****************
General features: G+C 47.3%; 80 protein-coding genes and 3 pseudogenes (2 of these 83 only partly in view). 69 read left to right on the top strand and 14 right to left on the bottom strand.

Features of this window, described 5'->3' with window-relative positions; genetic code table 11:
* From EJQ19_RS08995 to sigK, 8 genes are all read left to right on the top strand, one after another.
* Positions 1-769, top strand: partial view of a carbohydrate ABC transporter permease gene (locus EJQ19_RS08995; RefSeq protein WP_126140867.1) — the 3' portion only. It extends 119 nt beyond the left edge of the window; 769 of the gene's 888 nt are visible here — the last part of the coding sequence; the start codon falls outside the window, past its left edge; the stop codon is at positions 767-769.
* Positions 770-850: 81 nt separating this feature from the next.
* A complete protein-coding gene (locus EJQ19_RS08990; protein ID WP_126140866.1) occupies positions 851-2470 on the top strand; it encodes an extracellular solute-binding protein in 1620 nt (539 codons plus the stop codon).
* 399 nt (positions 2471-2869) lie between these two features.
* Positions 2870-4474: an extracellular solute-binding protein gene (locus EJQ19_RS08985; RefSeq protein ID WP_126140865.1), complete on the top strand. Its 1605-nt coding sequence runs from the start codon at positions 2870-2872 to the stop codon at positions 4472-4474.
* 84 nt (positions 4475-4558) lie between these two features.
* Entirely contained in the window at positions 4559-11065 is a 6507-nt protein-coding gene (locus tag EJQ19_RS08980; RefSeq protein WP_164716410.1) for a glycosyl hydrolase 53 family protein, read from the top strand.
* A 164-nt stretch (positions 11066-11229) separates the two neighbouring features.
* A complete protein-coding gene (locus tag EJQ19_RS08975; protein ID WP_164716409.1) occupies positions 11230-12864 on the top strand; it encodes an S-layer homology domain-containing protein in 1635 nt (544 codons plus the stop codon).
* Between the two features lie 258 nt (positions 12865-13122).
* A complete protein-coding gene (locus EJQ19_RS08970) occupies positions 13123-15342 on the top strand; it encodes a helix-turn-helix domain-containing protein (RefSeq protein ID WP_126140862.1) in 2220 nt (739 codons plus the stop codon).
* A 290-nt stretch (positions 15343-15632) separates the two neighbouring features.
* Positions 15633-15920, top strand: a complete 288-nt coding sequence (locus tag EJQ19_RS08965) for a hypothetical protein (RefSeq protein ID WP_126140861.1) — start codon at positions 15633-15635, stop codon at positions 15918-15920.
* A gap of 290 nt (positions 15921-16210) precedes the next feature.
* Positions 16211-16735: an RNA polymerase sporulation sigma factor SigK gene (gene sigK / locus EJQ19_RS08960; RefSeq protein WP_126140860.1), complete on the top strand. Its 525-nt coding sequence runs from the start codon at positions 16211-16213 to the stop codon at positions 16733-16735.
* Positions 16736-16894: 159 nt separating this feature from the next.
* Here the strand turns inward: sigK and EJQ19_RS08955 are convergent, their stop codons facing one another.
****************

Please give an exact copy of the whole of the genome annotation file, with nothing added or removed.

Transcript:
General features: G+C 47.3%; 80 protein-coding genes and 3 pseudogenes (2 of these 83 only partly in view). 69 read left to right on the top strand and 14 right to left on the bottom strand.

Features of this window, described 5'->3' with window-relative positions; genetic code table 11:
* From EJQ19_RS08995 to sigK, 8 genes are all read left to right on the top strand, one after another.
* Positions 1-769, top strand: partial view of a carbohydrate ABC transporter permease gene (locus EJQ19_RS08995; RefSeq protein WP_126140867.1) — the 3' portion only. It extends 119 nt beyond the left edge of the window; 769 of the gene's 888 nt are visible here — the last part of the coding sequence; the start codon falls outside the window, past its left edge; the stop codon is at positions 767-769.
* Positions 770-850: 81 nt separating this feature from the next.
* A complete protein-coding gene (locus EJQ19_RS08990; protein ID WP_126140866.1) occupies positions 851-2470 on the top strand; it encodes an extracellular solute-binding protein in 1620 nt (539 codons plus the stop codon).
* 399 nt (positions 2471-2869) lie between these two features.
* Positions 2870-4474: an extracellular solute-binding protein gene (locus EJQ19_RS08985; RefSeq protein ID WP_126140865.1), complete on the top strand. Its 1605-nt coding sequence runs from the start codon at positions 2870-2872 to the stop codon at positions 4472-4474.
* 84 nt (positions 4475-4558) lie between these two features.
* Entirely contained in the window at positions 4559-11065 is a 6507-nt protein-coding gene (locus tag EJQ19_RS08980; RefSeq protein WP_164716410.1) for a glycosyl hydrolase 53 family protein, read from the top strand.
* A 164-nt stretch (positions 11066-11229) separates the two neighbouring features.
* A complete protein-coding gene (locus tag EJQ19_RS08975; protein ID WP_164716409.1) occupies positions 11230-12864 on the top strand; it encodes an S-layer homology domain-containing protein in 1635 nt (544 codons plus the stop codon).
* Between the two features lie 258 nt (positions 12865-13122).
* A complete protein-coding gene (locus EJQ19_RS08970) occupies positions 13123-15342 on the top strand; it encodes a helix-turn-helix domain-containing protein (RefSeq protein ID WP_126140862.1) in 2220 nt (739 codons plus the stop codon).
* A 290-nt stretch (positions 15343-15632) separates the two neighbouring features.
* Positions 15633-15920, top strand: a complete 288-nt coding sequence (locus tag EJQ19_RS08965) for a hypothetical protein (RefSeq protein ID WP_126140861.1) — start codon at positions 15633-15635, stop codon at positions 15918-15920.
* A gap of 290 nt (positions 15921-16210) precedes the next feature.
* Positions 16211-16735: an RNA polymerase sporulation sigma factor SigK gene (gene sigK / locus EJQ19_RS08960; RefSeq protein WP_126140860.1), complete on the top strand. Its 525-nt coding sequence runs from the start codon at positions 16211-16213 to the stop codon at positions 16733-16735.
* Positions 16736-16894: 159 nt separating this feature from the next.
* Here the strand turns inward: sigK and EJQ19_RS08955 are convergent, their stop codons facing one another.